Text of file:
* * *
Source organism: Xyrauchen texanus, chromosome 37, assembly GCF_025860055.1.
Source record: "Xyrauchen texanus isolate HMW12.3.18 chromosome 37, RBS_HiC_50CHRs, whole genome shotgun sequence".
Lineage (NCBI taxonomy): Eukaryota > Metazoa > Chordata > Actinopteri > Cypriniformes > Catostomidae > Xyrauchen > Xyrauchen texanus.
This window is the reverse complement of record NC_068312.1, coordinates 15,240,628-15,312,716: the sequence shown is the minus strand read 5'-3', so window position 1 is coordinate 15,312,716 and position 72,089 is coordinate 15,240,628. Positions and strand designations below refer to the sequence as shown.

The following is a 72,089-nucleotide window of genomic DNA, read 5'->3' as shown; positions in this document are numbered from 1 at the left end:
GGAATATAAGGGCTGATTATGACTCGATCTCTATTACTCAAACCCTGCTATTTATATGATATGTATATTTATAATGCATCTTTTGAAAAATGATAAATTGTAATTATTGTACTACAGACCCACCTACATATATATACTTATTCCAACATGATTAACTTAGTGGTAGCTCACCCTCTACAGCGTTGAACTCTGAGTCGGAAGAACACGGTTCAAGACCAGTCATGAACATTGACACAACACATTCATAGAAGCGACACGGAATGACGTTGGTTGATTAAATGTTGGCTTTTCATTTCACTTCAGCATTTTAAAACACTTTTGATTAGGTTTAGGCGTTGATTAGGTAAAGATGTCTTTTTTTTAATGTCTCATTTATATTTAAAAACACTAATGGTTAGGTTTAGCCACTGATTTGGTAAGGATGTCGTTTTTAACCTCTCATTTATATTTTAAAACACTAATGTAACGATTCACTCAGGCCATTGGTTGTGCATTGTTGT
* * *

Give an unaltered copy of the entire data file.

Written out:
Source organism: Xyrauchen texanus, chromosome 37, assembly GCF_025860055.1.
Source record: "Xyrauchen texanus isolate HMW12.3.18 chromosome 37, RBS_HiC_50CHRs, whole genome shotgun sequence".
Lineage (NCBI taxonomy): Eukaryota > Metazoa > Chordata > Actinopteri > Cypriniformes > Catostomidae > Xyrauchen > Xyrauchen texanus.
This window is the reverse complement of record NC_068312.1, coordinates 15,240,628-15,312,716: the sequence shown is the minus strand read 5'-3', so window position 1 is coordinate 15,312,716 and position 72,089 is coordinate 15,240,628. Positions and strand designations below refer to the sequence as shown.

The following is a 72,089-nucleotide window of genomic DNA, read 5'->3' as shown; positions in this document are numbered from 1 at the left end:
GGAATATAAGGGCTGATTATGACTCGATCTCTATTACTCAAACCCTGCTATTTATATGATATGTATATTTATAATGCATCTTTTGAAAAATGATAAATTGTAATTATTGTACTACAGACCCACCTACATATATATACTTATTCCAACATGATTAACTTAGTGGTAGCTCACCCTCTACAGCGTTGAACTCTGAGTCGGAAGAACACGGTTCAAGACCAGTCATGAACATTGACACAACACATTCATAGAAGCGACACGGAATGACGTTGGTTGATTAAATGTTGGCTTTTCATTTCACTTCAGCATTTTAAAACACTTTTGATTAGGTTTAGGCGTTGATTAGGTAAAGATGTCTTTTTTTTAATGTCTCATTTATATTTAAAAACACTAATGGTTAGGTTTAGCCACTGATTTGGTAAGGATGTCGTTTTTAACCTCTCATTTATATTTTAAAACACTAATGTAACGATTCACTCAGGCCATTGGTTGTGCATTGTTGT